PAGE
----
Domestic debates about trade have increased the salience of international economic cooperation among the public, raising the question of whether, and how, domestic support can be rallied in support of international trade agreements. We argue that institutional features of trade agreements provide important cues to domestic audiences that shape support, particularly the membership composition and voting rules for multilateral deals. We use two survey experiments to show that the US public is more supportive of trade when it is negotiated with like-minded countries. We also find that the voting rules shape support for trade agreements, but differently across partisan audiences. Republican voters strongly favor the home country having veto power, though this effect has diminished throughout President Trump's tenure, and Democrats prefer agreements with equal voting rules. These differences are largely driven by perceptions of the agreements benefit for the nation and the publics trust of the negotiators.
-- Revise and resubmit at JCR
Closing the Institutional Gap: Protecting Technology in Foreign Direct Investment
It has commonly been viewed that foreign investors can seek outside institutional guarantees when investing in countries with relatively weak institutions for property protection, but for technological components of foreign direct investment, this option is in fact quite limited. How then do multinational corporations (MNCs) protect their property in host countries, especially in terms of technology assets? I argue that foreign direct investment can affect how domestic institutions for property protection develop, thereby contributing to better rule of law in its countries of destination. Rather than bypassing host country institutions, MNCs employ strategies to engage with both the host and home governments to achieve better property protection through host country institutions. The two channels also achieve differential effects, with home government engagement less effective at advancing enforcement of laws. I use instrumental variable analysis to show that FDI in research and development contribute to developing intellectual property institutions in host countries. A case study of General Electric's expansion in China illustrates the pivotal role MNCs can play in institutional building, and analysis of the USTR's annual watch list on intellectual property practices in foreign countries shows the limitations of the home country mechanism.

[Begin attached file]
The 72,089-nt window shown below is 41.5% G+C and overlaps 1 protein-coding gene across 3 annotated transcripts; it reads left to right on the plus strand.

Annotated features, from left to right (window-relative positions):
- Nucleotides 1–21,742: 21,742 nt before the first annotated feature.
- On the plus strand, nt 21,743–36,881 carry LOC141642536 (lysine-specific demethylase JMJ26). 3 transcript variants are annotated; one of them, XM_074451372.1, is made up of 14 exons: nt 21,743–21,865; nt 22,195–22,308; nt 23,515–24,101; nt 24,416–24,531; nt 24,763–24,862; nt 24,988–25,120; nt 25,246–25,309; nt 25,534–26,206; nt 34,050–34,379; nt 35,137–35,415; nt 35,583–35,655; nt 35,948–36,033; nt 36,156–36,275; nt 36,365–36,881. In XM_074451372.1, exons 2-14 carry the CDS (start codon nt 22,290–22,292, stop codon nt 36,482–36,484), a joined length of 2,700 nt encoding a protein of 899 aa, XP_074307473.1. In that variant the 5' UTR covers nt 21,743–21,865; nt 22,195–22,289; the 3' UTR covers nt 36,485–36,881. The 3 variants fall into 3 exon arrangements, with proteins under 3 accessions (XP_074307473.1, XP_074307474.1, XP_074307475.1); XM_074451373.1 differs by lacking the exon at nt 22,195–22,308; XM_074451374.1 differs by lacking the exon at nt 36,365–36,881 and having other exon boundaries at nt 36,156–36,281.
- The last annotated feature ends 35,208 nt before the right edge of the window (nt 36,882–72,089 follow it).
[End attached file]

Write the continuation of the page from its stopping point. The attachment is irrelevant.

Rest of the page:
-- Job market paper
How do new politicians distribute government resources in regimes with no electoral considerations? We argue that when the payoffs are not immediately clear in a low information environment, politicians use heuristics to make decisions that minimize political risks. We propose that for new local politicians, firm ownership types serve as a useful source of informational shortcuts to evaluating political importance, and this decision making process benefits state-owned firms. Using firm-level subsidies data in China combined with leadership turnover data at the provincial level from 2007 to 2015, we find that new provincial governors, immediately after taking office, distribute a significantly smaller proportion of subsidies to private firms relative to state-owned enterprises. The effect gradually attenuates as new governors understand local conditions and establish connections with local private firms. This strategy also proves to be politically effective, with governors who adopt such a strategy more likely to be promoted at the end of their tenure. [SSRN]
-- Under review
US Corporations and Extraterritorial Intellectual Property Regulation
When and how do governments choose to pursue extraterritorial policies? I argue that government preferences for extraterritorial regulation come from domestic corporations that compete in global markets. I outline an argument where business groups strategically engage in informational lobbying to shape government policies and governments are most responsive to the groups' information provision when they receive consistent signals, and when they come from strategically important actors. I test the theory by examining public comments submitted to the Special 301 annual review of intellectual property rights (IPR) protection in the United States. I find that consistency of information provision across business interests – repeated mentions of specific countries that violate IPR standards – is associated with increased likelihood of being targeted by the US Trade Representative (USTR). The degree to which business group preferences are incorporated into USTR policy, as measured by textual similarity between public submissions and the USTR final report, is conditional on the economic and strategic importance of business groups to US innovation. The evidence also shows that counter-lobbying by foreigner governments does not decrease the likelihood of being targeted by the USTR.